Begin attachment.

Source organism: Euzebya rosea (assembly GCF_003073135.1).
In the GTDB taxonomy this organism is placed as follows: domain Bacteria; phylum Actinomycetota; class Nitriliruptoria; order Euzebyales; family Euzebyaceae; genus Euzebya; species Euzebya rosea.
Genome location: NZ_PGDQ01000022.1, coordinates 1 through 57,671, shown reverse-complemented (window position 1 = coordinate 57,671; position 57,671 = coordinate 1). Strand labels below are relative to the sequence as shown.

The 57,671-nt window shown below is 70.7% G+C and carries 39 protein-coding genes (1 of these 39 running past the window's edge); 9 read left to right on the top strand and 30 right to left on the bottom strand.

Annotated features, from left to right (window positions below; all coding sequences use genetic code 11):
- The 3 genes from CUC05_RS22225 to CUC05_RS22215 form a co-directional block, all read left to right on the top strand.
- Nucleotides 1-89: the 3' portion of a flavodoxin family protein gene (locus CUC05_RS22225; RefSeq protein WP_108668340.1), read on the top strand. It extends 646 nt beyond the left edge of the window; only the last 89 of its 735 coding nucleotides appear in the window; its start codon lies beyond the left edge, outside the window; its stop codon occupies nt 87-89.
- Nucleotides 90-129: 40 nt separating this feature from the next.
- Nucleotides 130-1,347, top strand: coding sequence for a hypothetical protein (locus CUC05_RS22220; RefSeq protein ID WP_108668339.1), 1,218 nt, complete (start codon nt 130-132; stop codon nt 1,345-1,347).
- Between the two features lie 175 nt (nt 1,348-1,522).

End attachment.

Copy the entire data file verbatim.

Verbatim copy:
Source organism: Euzebya rosea (assembly GCF_003073135.1).
In the GTDB taxonomy this organism is placed as follows: domain Bacteria; phylum Actinomycetota; class Nitriliruptoria; order Euzebyales; family Euzebyaceae; genus Euzebya; species Euzebya rosea.
Genome location: NZ_PGDQ01000022.1, coordinates 1 through 57,671, shown reverse-complemented (window position 1 = coordinate 57,671; position 57,671 = coordinate 1). Strand labels below are relative to the sequence as shown.

The 57,671-nt window shown below is 70.7% G+C and carries 39 protein-coding genes (1 of these 39 running past the window's edge); 9 read left to right on the top strand and 30 right to left on the bottom strand.

Annotated features, from left to right (window positions below; all coding sequences use genetic code 11):
- The 3 genes from CUC05_RS22225 to CUC05_RS22215 form a co-directional block, all read left to right on the top strand.
- Nucleotides 1-89: the 3' portion of a flavodoxin family protein gene (locus CUC05_RS22225; RefSeq protein WP_108668340.1), read on the top strand. It extends 646 nt beyond the left edge of the window; only the last 89 of its 735 coding nucleotides appear in the window; its start codon lies beyond the left edge, outside the window; its stop codon occupies nt 87-89.
- Nucleotides 90-129: 40 nt separating this feature from the next.
- Nucleotides 130-1,347, top strand: coding sequence for a hypothetical protein (locus CUC05_RS22220; RefSeq protein ID WP_108668339.1), 1,218 nt, complete (start codon nt 130-132; stop codon nt 1,345-1,347).
- Between the two features lie 175 nt (nt 1,348-1,522).